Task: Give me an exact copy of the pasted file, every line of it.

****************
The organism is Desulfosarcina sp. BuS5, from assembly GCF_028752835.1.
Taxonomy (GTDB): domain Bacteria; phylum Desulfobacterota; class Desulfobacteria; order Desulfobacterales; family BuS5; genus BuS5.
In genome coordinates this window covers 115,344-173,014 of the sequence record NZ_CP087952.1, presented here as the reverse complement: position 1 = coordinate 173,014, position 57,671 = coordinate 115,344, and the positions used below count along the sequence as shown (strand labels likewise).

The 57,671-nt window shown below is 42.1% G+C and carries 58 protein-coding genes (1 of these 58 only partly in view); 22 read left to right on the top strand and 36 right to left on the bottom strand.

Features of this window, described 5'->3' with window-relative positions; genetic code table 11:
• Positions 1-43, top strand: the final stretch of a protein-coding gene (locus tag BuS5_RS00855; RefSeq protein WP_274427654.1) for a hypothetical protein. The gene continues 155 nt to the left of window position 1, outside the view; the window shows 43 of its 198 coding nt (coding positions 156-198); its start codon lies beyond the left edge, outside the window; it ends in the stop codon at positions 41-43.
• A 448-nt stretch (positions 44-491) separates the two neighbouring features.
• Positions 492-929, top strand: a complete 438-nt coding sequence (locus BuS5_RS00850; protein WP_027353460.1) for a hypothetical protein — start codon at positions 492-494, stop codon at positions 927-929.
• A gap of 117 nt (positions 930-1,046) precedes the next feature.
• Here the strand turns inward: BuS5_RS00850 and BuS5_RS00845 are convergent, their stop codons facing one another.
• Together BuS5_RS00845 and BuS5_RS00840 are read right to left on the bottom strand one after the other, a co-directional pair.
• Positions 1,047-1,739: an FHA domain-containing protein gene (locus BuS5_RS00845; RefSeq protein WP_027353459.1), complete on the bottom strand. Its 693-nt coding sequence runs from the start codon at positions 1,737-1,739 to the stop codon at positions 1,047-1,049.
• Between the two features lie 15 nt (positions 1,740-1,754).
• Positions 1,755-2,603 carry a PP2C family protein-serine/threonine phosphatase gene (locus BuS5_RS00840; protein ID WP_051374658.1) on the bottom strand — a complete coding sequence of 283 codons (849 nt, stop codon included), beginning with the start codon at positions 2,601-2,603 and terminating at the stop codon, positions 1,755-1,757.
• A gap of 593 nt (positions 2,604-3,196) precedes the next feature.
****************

The organism is Desulfosarcina sp. BuS5, from assembly GCF_028752835.1.
Taxonomy (GTDB): domain Bacteria; phylum Desulfobacterota; class Desulfobacteria; order Desulfobacterales; family BuS5; genus BuS5.
In genome coordinates this window covers 115,344-173,014 of the sequence record NZ_CP087952.1, presented here as the reverse complement: position 1 = coordinate 173,014, position 57,671 = coordinate 115,344, and the positions used below count along the sequence as shown (strand labels likewise).

The 57,671-nt window shown below is 42.1% G+C and carries 58 protein-coding genes (1 of these 58 only partly in view); 22 read left to right on the top strand and 36 right to left on the bottom strand.

Features of this window, described 5'->3' with window-relative positions; genetic code table 11:
• Positions 1-43, top strand: the final stretch of a protein-coding gene (locus tag BuS5_RS00855; RefSeq protein WP_274427654.1) for a hypothetical protein. The gene continues 155 nt to the left of window position 1, outside the view; the window shows 43 of its 198 coding nt (coding positions 156-198); its start codon lies beyond the left edge, outside the window; it ends in the stop codon at positions 41-43.
• A 448-nt stretch (positions 44-491) separates the two neighbouring features.
• Positions 492-929, top strand: a complete 438-nt coding sequence (locus BuS5_RS00850; protein WP_027353460.1) for a hypothetical protein — start codon at positions 492-494, stop codon at positions 927-929.
• A gap of 117 nt (positions 930-1,046) precedes the next feature.
• Here the strand turns inward: BuS5_RS00850 and BuS5_RS00845 are convergent, their stop codons facing one another.
• Together BuS5_RS00845 and BuS5_RS00840 are read right to left on the bottom strand one after the other, a co-directional pair.
• Positions 1,047-1,739: an FHA domain-containing protein gene (locus BuS5_RS00845; RefSeq protein WP_027353459.1), complete on the bottom strand. Its 693-nt coding sequence runs from the start codon at positions 1,737-1,739 to the stop codon at positions 1,047-1,049.
• Between the two features lie 15 nt (positions 1,740-1,754).
• Positions 1,755-2,603 carry a PP2C family protein-serine/threonine phosphatase gene (locus BuS5_RS00840; protein ID WP_051374658.1) on the bottom strand — a complete coding sequence of 283 codons (849 nt, stop codon included), beginning with the start codon at positions 2,601-2,603 and terminating at the stop codon, positions 1,755-1,757.
• A gap of 593 nt (positions 2,604-3,196) precedes the next feature.